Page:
What do we have here? Lots of weddings at the end? Check. A light tone? Check. Not too many suggestions that the world is a dark and horrible place where nothing good can ever happen? Check. Comedy it is.
People like to say that Austen invented the contemporary romantic comedy. We'd like to say that too—it sounds catchy—but we don't really think it's true. In all of Austen's novels, the reason the hero and heroine don't get together right from the beginning is that they don't necessarily belong together, and they both have some serious growing up to do. In Pride and Prejudice, for example, Darcy has to give up some of his presumptions about himself and other people, and Elizabeth has to learn to give people the benefit of the doubt. Meanwhile, we're not even convinced they belong together—or wouldn't have been reading the book for the first time.
In modern romantic comedies, on the other hand, the hero and heroine are already obviously perfect people who are perfect for each other. It's the outside world that is keeping them apart through all sorts of wacky contrivance, and when they do finally get together, it's not because they learned to be better, more suitable people, but just because they jumped through whatever hoops were standing in their way. So, yeah, maybe not quite so deep or realistic as Austen.
Fair enough: Pride and Prejudice may not look like your typical coming-of-age novel. Still, Shmoopsters, we want you to really register it because it'll pop up again and again in Austen's writing. The idea is this: love really only works when the people getting together are grownups. It's not about looks, and it's not about wealth—although for sure those things help also—because what really connects two people is a level of empathy and understanding for other people's points of view.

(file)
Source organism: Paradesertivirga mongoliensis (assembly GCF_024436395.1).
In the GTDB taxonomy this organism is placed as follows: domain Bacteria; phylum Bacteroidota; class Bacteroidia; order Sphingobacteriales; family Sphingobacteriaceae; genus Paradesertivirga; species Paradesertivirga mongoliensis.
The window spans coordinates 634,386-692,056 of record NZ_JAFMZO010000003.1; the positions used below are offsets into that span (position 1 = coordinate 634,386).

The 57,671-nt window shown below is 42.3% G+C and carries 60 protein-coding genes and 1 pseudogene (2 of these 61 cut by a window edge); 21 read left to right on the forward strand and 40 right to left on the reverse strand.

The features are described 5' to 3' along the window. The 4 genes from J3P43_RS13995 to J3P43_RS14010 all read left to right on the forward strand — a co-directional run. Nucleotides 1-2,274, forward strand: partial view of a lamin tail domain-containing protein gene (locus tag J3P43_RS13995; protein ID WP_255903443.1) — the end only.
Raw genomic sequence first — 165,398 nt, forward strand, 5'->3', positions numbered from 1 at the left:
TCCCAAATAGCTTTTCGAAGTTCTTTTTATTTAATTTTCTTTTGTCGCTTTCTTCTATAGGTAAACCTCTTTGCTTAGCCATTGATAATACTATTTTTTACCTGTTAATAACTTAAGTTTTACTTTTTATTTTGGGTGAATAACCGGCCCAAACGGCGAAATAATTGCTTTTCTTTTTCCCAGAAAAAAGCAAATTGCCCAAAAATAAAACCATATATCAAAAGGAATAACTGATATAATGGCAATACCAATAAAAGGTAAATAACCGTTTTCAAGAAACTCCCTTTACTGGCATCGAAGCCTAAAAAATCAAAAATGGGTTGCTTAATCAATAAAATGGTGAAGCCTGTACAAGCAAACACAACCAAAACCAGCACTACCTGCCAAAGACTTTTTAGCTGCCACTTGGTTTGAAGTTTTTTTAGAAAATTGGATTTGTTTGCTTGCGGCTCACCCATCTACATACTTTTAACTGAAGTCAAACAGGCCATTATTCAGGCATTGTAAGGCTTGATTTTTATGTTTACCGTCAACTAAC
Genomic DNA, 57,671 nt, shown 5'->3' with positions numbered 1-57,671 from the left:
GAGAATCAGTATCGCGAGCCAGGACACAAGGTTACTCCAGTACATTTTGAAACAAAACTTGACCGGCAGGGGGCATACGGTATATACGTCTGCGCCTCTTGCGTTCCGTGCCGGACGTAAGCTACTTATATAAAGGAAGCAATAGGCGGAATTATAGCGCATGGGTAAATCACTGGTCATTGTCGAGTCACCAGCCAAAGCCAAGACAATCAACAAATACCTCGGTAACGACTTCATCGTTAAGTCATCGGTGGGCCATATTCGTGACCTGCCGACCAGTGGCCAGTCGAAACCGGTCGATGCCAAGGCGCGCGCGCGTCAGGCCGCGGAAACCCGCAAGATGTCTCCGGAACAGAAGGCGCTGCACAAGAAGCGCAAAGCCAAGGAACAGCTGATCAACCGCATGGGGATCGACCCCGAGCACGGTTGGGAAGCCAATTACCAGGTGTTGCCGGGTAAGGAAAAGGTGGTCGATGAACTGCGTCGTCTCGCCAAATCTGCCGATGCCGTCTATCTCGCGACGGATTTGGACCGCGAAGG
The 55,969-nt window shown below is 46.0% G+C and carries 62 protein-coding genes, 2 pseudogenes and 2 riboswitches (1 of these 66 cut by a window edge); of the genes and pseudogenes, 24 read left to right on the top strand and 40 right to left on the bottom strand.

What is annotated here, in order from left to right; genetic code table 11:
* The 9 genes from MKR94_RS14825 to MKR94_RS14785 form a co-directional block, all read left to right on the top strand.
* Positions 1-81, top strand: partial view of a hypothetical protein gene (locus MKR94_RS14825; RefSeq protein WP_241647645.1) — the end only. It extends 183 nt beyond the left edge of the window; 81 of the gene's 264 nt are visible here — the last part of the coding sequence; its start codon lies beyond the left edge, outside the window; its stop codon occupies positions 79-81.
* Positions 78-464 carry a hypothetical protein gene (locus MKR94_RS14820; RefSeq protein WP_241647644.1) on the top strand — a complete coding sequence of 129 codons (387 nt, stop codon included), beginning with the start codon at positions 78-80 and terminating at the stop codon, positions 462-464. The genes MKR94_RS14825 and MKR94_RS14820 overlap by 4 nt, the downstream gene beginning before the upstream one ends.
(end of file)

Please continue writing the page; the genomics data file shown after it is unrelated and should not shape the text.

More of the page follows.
Think about how it plays out for Darcy and Elizabeth. At first, he thinks "She is tolerable, but not handsome enough to tempt me" (3.13): i.e., he's not about to ask for her digits. Meanwhile, she thinks he's so rude that she refuses to acknowledge he might have some other positive character traits. They both have some major growing up to do. Darcy has to get over himself, which he just starts to do when he sees how far Elizabeth is willing to go for her sick sister (literally, tramping through the muck and mud without worrying about her heinous appearance).
And Elizabeth needs to learn to give the benefit of the doubt, which she starts doing when she reads Darcy's letter, first from her own point of view, and then, crucially, from his. Turns out he's not really a total jerk so much as an awkward but well-meaning clod. And we all love an awkward but well-meaning clod, right, ladies?